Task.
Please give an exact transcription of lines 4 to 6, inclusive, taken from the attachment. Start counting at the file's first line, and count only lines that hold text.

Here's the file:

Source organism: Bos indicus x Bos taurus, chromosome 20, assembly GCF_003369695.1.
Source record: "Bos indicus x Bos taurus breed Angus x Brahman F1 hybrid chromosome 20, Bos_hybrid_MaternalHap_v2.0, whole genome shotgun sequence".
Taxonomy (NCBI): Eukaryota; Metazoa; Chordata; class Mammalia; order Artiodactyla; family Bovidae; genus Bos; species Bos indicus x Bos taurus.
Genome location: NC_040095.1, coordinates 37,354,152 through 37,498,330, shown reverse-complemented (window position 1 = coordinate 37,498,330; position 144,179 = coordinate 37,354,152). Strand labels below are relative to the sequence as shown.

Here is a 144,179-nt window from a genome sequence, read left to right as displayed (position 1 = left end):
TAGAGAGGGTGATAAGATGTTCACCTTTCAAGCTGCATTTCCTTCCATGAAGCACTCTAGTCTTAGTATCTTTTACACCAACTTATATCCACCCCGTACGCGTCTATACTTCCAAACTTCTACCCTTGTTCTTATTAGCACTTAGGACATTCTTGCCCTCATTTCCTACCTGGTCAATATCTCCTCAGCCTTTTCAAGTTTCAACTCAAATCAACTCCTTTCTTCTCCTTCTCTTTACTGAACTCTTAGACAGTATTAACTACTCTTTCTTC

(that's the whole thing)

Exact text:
Genome location: NC_040095.1, coordinates 37,354,152 through 37,498,330, shown reverse-complemented (window position 1 = coordinate 37,498,330; position 144,179 = coordinate 37,354,152). Strand labels below are relative to the sequence as shown.

Here is a 144,179-nt window from a genome sequence, read left to right as displayed (position 1 = left end):
TAGAGAGGGTGATAAGATGTTCACCTTTCAAGCTGCATTTCCTTCCATGAAGCACTCTAGTCTTAGTATCTTTTACACCAACTTATATCCACCCCGTACGCGTCTATACTTCCAAACTTCTACCCTTGTTCTTATTAGCACTTAGGACATTCTTGCCCTCATTTCCTACCTGGTCAATATCTCCTCAGCCTTTTCAAGTTTCAACTCAAATCAACTCCTTTCTTCTCCTTCTCTTTACTGAACTCTTAGACAGTATTAACTACTCTTTCTTC